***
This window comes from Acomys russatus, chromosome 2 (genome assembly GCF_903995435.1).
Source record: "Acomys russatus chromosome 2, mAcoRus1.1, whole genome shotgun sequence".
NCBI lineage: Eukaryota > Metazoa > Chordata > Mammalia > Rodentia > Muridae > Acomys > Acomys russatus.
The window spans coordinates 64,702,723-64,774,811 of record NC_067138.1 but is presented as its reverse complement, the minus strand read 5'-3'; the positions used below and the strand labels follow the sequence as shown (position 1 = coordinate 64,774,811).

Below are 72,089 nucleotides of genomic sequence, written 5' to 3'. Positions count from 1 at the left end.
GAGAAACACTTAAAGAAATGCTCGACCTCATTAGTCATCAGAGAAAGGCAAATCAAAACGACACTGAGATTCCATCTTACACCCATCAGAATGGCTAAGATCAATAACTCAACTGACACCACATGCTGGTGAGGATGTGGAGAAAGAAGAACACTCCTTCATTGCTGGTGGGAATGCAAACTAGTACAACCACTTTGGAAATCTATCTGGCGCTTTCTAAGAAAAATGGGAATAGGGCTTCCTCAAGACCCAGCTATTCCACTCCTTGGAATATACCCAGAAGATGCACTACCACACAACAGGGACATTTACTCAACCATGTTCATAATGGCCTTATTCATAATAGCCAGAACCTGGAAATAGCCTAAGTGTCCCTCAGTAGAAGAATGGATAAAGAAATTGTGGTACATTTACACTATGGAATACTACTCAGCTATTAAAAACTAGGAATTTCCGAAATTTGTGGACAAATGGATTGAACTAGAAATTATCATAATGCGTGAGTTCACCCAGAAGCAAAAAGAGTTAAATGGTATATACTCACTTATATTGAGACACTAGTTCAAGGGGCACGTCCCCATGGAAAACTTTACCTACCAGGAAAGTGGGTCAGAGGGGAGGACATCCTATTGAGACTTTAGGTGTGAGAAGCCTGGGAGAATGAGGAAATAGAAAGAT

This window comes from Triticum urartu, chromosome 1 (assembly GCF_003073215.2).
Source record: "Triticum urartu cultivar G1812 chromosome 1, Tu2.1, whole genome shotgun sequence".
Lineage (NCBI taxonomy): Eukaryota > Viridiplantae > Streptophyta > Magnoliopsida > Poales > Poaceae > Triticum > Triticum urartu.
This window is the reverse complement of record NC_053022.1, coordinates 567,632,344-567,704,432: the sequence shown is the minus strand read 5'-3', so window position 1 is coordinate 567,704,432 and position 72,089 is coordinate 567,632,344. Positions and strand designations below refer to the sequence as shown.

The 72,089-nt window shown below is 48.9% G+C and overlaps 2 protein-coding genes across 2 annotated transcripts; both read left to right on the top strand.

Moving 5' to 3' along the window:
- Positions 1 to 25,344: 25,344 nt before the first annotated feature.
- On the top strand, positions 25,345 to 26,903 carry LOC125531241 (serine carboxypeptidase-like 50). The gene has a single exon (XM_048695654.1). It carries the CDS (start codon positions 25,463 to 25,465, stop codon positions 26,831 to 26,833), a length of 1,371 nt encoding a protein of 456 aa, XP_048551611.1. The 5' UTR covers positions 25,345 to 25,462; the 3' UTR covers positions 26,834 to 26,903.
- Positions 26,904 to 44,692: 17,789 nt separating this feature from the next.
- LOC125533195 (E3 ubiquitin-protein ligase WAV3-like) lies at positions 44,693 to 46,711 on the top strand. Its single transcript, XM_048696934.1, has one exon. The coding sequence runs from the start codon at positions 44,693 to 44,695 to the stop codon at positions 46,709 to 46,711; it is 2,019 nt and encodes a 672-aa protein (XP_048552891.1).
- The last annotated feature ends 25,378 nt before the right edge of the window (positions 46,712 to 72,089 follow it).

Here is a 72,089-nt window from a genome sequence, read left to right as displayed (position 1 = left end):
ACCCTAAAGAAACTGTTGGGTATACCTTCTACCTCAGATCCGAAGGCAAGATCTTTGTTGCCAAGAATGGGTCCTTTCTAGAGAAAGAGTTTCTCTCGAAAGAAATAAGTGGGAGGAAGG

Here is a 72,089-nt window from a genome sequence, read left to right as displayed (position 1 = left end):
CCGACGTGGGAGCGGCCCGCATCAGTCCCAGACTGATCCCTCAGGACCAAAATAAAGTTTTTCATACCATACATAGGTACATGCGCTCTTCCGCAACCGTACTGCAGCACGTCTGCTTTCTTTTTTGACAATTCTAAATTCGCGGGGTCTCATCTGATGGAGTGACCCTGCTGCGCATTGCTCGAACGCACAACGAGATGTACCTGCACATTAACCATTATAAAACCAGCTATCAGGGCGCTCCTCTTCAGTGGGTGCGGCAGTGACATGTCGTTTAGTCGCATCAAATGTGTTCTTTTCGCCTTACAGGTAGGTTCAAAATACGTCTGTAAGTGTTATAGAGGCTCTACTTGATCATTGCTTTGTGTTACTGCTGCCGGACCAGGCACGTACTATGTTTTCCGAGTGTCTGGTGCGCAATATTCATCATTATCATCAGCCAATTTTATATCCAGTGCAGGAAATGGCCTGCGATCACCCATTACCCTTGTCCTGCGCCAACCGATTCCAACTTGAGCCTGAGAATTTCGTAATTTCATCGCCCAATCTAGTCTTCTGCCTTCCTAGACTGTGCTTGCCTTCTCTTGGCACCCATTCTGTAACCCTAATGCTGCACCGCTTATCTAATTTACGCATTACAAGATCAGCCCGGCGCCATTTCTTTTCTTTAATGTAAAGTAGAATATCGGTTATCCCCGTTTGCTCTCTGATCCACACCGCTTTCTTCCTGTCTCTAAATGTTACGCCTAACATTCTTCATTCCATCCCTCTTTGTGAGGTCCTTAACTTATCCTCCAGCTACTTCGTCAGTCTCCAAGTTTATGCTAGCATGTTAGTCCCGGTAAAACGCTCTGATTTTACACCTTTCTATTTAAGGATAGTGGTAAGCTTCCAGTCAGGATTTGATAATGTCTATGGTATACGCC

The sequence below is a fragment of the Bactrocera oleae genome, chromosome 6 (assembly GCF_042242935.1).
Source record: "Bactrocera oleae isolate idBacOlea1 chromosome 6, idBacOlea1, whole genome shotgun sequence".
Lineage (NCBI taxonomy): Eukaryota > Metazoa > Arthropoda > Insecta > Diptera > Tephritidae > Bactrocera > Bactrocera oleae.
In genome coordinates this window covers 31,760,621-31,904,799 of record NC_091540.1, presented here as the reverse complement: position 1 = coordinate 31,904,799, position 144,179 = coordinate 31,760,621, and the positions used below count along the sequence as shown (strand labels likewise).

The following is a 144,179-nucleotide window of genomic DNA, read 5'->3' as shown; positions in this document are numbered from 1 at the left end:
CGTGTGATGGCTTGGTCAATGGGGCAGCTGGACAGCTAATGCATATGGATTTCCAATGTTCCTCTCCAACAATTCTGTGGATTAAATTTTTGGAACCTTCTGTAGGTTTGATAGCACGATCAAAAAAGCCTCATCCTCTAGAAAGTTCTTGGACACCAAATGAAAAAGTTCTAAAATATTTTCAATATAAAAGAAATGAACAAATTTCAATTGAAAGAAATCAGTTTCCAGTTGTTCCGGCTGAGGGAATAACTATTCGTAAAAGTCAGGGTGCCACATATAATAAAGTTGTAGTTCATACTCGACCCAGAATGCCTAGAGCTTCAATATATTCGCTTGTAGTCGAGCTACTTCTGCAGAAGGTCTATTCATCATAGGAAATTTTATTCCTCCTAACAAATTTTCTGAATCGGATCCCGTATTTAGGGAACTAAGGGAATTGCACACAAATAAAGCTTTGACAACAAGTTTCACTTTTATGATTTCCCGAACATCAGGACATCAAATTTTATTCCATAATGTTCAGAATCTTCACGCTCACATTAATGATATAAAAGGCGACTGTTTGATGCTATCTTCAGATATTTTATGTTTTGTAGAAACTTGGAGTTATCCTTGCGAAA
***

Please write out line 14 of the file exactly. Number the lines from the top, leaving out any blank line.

- On the top strand, positions 25,345 to 26,903 carry LOC125531241 (serine carboxypeptidase-like 50). The gene has a single exon (XM_048695654.1). It carries the CDS (start codon positions 25,463 to 25,465, stop codon positions 26,831 to 26,833), a length of 1,371 nt encoding a protein of 456 aa, XP_048551611.1. The 5' UTR covers positions 25,345 to 25,462; the 3' UTR covers positions 26,834 to 26,903.